A Path Forward

Better listening will improve relationships, both professional and personal, and can be a powerful tool for social and legal change. But to do so, we must open the door and take a careful look at the world and within ourselves. On July 27, 2017, Trumpcare failed by one vote. Perhaps an unlocked door and an open ear made the difference.

You needed to take more seriously my advice to cut hard. This draft is still blowsy as the first was. It can be hard to "kill our darlings" when we edit our own work, but that's a crucial part of training our writing, shaping it to the purpose, as lawyers' words must be.

How to learn better listening is still undiscussed, even though it is really your subject. Awareness, evaluation, memory, recording—all the critical components of lawyers' listening are open to your inquiry. Empathy can be crucial to awareness, though not for all forms of good listening, and not always. There was more you might have made of that. All the substantive progress demands space, however, which was why the hard edit was so necessary.

Hi Richard! I found your Obstructions section especially interesting. I have noticed that, as someone who went to an undergraduate institution that was very political (due in some part to student self-selection based on its being in DC), those who had worked on certain issues in the past were least receptive to alternative viewpoints. I made an effort to take small seminars whenever possible, as I felt they supplemented the larger required lectures in the business program well, and I enjoyed them best. That said, as someone who leans left politically myself, I was frustrated when a student on either side refused to make a good-faith effort to respond to another's argument in a class discussion. While bona fide personal attacks were rare, they did happen on occasion, which was a disappointment for someone looking for a well-thought-out discussion both for variety and interest's sake. I was especially disappointed when classmates with an internship or other relevant experience regarding the topic of discussion resorted to them rather than drawing on their background to respond. This could also go too far in the other direction, though, when people with hands-on experience refused to believe that their opinion and lived perspective was not the only one worth talking about. I feel improvements in listening could have helped address both extremes, and I enjoyed reading your essay.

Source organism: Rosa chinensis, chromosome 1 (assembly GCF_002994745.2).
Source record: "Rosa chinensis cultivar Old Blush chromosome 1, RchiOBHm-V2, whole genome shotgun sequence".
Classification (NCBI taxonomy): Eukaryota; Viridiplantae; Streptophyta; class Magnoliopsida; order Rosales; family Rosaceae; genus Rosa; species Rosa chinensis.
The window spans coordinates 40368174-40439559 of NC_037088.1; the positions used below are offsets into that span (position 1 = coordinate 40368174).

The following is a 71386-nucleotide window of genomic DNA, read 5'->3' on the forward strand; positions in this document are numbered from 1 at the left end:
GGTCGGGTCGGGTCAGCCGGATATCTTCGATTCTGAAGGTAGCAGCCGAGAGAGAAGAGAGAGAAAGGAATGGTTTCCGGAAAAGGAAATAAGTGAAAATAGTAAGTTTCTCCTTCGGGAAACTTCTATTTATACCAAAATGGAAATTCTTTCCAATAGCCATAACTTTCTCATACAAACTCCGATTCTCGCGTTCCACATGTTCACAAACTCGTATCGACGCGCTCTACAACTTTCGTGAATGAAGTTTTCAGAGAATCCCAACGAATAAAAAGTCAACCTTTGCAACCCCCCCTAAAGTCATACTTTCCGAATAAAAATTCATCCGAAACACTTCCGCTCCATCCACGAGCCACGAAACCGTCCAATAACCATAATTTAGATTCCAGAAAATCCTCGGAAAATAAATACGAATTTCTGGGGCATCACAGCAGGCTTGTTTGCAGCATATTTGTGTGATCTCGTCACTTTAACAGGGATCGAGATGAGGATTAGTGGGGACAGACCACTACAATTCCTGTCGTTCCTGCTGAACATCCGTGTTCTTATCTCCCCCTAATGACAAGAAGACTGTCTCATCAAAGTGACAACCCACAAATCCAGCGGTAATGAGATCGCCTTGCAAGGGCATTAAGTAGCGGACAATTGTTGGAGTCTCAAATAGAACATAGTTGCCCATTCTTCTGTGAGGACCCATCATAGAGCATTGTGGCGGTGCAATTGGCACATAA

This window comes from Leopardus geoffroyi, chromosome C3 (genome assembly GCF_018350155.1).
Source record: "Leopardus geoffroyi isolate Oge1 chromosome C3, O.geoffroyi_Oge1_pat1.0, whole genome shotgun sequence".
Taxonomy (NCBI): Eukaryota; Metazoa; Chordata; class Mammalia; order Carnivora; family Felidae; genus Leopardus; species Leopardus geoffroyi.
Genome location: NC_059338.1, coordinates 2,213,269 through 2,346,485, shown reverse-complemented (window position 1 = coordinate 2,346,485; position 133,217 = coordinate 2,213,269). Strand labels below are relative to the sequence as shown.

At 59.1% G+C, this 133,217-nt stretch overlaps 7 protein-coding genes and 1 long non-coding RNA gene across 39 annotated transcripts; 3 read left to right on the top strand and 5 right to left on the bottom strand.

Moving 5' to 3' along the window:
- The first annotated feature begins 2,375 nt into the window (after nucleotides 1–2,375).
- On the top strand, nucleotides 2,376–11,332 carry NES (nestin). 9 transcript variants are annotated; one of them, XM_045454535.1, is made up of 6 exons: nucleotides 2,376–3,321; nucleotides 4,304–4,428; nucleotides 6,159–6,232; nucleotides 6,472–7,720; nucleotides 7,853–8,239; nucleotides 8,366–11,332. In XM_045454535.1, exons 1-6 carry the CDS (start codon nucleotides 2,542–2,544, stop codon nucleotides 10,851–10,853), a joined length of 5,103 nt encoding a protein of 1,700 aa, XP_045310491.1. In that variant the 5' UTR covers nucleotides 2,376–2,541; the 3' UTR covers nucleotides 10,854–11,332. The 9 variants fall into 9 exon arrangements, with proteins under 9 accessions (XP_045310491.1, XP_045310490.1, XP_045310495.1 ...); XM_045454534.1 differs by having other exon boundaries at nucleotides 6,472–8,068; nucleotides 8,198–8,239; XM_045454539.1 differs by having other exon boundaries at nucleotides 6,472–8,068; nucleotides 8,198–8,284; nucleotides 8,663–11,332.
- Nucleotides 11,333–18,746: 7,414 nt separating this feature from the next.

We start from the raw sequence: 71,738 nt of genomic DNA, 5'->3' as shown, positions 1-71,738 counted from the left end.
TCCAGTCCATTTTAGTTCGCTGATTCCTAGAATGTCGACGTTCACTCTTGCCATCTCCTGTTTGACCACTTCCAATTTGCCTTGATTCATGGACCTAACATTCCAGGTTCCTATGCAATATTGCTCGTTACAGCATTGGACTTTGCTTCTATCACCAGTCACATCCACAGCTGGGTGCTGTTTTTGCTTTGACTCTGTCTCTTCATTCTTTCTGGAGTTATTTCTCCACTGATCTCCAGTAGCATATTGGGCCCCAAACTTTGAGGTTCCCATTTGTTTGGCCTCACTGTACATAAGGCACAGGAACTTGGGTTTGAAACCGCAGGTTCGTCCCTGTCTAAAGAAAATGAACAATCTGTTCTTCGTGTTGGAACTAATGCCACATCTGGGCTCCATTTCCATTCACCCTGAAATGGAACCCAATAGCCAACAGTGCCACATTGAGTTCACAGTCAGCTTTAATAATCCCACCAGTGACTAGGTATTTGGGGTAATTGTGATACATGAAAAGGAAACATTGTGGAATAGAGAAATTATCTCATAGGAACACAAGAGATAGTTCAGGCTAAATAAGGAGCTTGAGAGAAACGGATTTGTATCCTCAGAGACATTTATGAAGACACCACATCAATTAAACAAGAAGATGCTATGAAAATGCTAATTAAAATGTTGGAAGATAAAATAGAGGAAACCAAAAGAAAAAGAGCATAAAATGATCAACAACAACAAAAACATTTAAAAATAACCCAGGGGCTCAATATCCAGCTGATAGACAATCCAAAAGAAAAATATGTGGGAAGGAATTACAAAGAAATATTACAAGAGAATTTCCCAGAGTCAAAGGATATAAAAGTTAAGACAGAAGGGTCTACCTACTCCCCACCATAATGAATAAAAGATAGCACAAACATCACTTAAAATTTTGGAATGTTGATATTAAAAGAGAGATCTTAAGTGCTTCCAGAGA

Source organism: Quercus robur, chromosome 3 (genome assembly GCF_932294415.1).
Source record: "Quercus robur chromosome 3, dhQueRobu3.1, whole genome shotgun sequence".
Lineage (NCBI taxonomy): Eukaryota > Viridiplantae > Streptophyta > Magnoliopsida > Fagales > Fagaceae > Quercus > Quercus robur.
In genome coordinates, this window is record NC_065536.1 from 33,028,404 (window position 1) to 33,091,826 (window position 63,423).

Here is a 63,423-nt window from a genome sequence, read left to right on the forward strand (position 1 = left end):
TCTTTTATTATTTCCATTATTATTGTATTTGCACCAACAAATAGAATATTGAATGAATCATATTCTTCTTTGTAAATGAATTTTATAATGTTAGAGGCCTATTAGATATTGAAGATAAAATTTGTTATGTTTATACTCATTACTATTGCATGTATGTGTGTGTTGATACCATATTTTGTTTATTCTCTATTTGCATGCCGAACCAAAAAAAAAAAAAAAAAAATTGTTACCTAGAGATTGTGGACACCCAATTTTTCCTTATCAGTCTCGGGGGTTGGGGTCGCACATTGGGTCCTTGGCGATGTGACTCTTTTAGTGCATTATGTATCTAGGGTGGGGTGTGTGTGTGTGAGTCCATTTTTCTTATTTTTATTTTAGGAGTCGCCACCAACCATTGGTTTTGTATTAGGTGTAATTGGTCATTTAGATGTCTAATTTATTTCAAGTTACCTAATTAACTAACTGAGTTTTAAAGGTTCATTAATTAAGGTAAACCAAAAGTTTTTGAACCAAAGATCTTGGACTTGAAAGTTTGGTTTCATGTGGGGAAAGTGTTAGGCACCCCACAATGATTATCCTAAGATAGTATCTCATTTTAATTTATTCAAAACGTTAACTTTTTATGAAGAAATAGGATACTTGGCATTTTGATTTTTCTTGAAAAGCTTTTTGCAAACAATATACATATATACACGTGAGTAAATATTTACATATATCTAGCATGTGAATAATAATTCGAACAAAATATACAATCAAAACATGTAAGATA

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r5 - 24 May 2023 - 21:43:53 - MichaelPari